Questions over NIH womens' health study

The Womens Health Initiative was a massive study started in 1991 that enrolled over 161,000 women to study low-fat diets, hormone replacement therapy and other health issues. Several of the findings, such as those suggesting that hormone therapy had adverse side effects and that low-fat diets don't do much to reduce heart disease and cancer, are now being challenged. The Wall Street Journal has an in-depth article looking at the initiative. It suggests that some of the communications from the NIH understated some of the more important findings, such as that the low-fat diet was effective in reducing cancer, partly because it got lost in the fact that that average low-fat diet wasn't that low in fat. In addition, the risks of hormone replacement therapy are greater for women in the upper age range specifically recruited for the trial rather than for younger women just going through menopause. Overall, the complexity of the study means that easy sound-bite answers were hard to come by.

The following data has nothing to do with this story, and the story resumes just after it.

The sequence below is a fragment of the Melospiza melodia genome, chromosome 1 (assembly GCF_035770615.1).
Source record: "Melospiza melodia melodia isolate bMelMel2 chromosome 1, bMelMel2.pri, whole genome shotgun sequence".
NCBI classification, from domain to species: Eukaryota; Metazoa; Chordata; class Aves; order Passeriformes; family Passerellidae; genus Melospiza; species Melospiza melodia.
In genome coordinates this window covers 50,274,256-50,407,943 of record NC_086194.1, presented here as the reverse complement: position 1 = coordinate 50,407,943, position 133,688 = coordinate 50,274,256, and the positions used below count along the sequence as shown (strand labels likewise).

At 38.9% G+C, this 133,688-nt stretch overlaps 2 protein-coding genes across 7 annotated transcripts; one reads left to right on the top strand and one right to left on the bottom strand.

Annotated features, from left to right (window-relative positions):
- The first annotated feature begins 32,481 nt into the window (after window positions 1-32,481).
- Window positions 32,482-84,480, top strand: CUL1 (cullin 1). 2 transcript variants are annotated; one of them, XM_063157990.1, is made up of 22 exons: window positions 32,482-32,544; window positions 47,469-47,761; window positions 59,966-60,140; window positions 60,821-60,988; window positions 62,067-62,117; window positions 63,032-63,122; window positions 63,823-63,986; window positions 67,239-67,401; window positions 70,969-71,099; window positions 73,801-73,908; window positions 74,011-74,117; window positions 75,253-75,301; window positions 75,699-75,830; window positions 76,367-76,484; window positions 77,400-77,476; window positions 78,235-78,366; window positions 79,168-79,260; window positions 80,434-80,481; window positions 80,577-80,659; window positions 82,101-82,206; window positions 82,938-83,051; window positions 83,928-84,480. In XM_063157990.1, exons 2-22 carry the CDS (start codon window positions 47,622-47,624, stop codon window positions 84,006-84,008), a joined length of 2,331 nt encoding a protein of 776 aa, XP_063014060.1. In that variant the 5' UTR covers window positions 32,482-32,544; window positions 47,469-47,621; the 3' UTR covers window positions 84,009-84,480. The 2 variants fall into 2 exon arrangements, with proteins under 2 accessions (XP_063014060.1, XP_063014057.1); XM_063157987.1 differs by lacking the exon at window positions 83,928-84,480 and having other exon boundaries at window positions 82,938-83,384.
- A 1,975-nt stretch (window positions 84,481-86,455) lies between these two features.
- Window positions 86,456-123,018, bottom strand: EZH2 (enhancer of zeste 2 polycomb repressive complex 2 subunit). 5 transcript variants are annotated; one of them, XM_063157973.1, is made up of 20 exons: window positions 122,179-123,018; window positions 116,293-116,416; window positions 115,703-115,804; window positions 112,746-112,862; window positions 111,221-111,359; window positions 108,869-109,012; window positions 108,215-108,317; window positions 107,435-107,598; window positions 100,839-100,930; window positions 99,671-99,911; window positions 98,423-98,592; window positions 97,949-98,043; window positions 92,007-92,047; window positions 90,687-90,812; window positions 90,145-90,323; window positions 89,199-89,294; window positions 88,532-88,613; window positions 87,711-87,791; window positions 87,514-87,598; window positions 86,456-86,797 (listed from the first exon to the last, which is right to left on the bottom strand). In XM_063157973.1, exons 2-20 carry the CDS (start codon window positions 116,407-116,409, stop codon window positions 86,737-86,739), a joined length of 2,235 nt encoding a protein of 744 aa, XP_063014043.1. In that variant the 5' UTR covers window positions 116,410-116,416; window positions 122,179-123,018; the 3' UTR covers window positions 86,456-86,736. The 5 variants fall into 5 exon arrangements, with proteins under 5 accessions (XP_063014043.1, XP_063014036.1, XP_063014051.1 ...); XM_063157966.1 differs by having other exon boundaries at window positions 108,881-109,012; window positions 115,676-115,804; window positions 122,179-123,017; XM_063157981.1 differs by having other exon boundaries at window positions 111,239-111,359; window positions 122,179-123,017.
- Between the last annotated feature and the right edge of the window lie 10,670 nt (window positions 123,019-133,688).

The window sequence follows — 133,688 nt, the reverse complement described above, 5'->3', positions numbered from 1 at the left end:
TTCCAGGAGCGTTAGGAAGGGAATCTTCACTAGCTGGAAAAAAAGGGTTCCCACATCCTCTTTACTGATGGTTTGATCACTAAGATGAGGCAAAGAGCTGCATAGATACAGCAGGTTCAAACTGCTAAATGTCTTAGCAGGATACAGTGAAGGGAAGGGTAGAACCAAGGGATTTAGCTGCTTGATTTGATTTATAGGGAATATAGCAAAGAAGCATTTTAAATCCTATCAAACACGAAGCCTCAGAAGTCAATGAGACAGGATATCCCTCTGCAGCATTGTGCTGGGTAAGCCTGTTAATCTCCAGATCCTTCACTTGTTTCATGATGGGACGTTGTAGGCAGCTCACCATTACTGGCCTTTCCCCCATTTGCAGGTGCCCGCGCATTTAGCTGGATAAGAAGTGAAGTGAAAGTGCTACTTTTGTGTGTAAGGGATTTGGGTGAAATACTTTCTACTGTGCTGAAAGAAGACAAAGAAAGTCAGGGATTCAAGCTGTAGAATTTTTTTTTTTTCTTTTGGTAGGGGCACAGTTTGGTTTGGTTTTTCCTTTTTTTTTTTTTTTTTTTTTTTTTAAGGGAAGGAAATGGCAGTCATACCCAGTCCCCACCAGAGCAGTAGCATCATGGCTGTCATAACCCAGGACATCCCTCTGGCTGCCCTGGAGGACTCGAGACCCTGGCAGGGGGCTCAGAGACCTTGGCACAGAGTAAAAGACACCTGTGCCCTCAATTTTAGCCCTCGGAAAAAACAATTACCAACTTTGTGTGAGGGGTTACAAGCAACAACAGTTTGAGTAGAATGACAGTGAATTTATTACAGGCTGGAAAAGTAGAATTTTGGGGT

- see the article in The Wall Street Journal (sub. req.)

PLUS: Apparently heart disease kills more women than men. Report